The Chief Constable will take up the £208,000 role in the autumn after being selected by the Scottish Police Authority.
Mr House (54) has headed Strathclyde Police since 2007 and previously held senior roles with the Metropolitan Police.
He said: "I am delighted to accept this new and exciting post.
"My views on the creation of a single Police Service of Scotland have been widely publicised, so it gives me great professional pride to be trusted with the responsibility for developing and leading the new service.
"There are changes to make and these will not be easy.
"We need to organise ourselves better. We need to tackle inconsistencies in national systems and procedures while backing the local discretion of commanders to deal with local issues."
The new force will come into operation in April 2013.
Justice Secretary Kenny MacAskill said he was confident Glasgow-born Mr House would be an "outstanding" first chief constable of the single force.
"Stephen House has the skills and experience to lead the service as we embark on this new era," said Mr MacAskill.
"He has an impressive track record of leadership, partnership working and delivery."
Mr House will work alongside Vic Emery, who was recently chosen to head the new Scottish Police Authority.
The appointments come in the wake of a major shake-up of Scotland's police and fire services which will see the existing regional services merged into new nationwide organisations.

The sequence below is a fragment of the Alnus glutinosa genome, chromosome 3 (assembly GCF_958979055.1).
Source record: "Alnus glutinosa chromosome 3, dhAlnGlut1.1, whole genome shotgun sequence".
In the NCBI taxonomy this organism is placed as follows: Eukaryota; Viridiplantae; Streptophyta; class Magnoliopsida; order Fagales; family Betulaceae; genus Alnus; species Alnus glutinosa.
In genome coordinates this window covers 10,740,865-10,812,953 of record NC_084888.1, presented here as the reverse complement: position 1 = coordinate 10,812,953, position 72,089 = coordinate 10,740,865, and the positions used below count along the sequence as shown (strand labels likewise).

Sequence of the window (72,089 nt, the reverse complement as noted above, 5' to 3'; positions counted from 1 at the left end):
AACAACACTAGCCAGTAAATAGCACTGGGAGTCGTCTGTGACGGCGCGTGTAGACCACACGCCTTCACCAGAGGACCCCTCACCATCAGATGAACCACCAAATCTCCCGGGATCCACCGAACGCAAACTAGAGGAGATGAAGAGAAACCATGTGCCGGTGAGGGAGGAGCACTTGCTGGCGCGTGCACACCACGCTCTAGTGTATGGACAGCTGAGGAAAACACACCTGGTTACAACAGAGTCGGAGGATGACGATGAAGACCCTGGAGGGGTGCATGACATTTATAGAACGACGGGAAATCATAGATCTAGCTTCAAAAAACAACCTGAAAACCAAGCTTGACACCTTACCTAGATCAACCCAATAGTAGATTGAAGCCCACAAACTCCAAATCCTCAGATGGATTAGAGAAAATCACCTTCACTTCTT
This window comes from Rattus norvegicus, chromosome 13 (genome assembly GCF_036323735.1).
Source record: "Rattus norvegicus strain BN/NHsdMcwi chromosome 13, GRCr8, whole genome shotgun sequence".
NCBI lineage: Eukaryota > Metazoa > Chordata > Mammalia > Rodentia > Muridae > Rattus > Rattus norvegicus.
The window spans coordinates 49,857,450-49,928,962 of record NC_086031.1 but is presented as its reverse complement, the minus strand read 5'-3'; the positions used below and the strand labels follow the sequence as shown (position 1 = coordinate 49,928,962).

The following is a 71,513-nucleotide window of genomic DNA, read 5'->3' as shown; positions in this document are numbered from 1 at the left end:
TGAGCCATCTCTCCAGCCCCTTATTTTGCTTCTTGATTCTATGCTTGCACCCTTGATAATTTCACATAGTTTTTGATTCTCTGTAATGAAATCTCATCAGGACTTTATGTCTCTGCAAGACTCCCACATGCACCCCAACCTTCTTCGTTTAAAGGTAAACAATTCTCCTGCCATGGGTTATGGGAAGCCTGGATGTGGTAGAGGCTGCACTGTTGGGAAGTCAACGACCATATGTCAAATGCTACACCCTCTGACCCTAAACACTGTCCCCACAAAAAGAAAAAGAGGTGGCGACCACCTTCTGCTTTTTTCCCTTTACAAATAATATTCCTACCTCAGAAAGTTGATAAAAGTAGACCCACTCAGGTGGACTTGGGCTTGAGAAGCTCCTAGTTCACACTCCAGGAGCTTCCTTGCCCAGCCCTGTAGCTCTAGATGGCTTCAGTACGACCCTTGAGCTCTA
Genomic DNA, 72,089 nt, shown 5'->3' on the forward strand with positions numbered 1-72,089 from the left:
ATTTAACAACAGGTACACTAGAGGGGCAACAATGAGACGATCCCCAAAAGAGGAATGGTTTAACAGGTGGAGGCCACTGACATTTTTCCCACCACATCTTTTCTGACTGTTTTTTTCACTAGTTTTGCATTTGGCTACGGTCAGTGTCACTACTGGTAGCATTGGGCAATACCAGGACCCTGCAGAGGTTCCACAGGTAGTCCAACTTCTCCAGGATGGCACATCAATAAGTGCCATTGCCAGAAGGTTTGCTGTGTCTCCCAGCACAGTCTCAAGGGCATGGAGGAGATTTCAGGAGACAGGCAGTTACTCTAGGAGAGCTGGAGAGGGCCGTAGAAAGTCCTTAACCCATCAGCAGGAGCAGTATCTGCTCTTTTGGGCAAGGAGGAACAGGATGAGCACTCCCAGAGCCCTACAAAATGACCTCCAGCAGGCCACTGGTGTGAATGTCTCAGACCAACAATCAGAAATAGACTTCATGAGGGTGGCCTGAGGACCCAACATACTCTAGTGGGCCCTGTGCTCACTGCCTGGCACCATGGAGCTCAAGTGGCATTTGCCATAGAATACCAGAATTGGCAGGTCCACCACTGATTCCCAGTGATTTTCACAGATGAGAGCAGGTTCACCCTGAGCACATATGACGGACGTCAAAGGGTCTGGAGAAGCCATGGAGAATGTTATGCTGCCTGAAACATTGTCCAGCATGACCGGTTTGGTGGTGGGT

Mr Emery said Mr House would bring a wealth of experience to the role.
"Although we have both enjoyed long careers, we are both entering new and uncharted territory. That's challenging and exciting," he said.
"This is a historic moment in Scottish policing and together we have an opportunity to shape both the operational delivery of policing and the governance of policing to meet the complex challenges of the 21st century, and deliver improved outcomes for the people of Scotland.
"We recognise and welcome the huge responsibility we have been given."
Mr House spent the early part of his career at Sussex Police and has served with Northamptonshire, West Yorkshire and Staffordshire forces.
He was appointed deputy assistant commissioner at the Metropolitan Police in December 2001 and five years later took on the role of assistant commissioner with a responsibility for homicide, gun crime and fraud.
As chief constable of the Police Service of Scotland, he will earn a salary of £208,100 a year.
Mr MacAskill said: "Mr House will inherit a police service which is performing excellently - crime is at a 37- year low, assisted by over 1,000 additional officers we have delivered in communities since 2007, and public confidence is high.
"We are reforming from a position of strength - and Vic Emery and Stephen House will work together to ensure a smooth transition into a new Police Service of Scotland we can be proud of."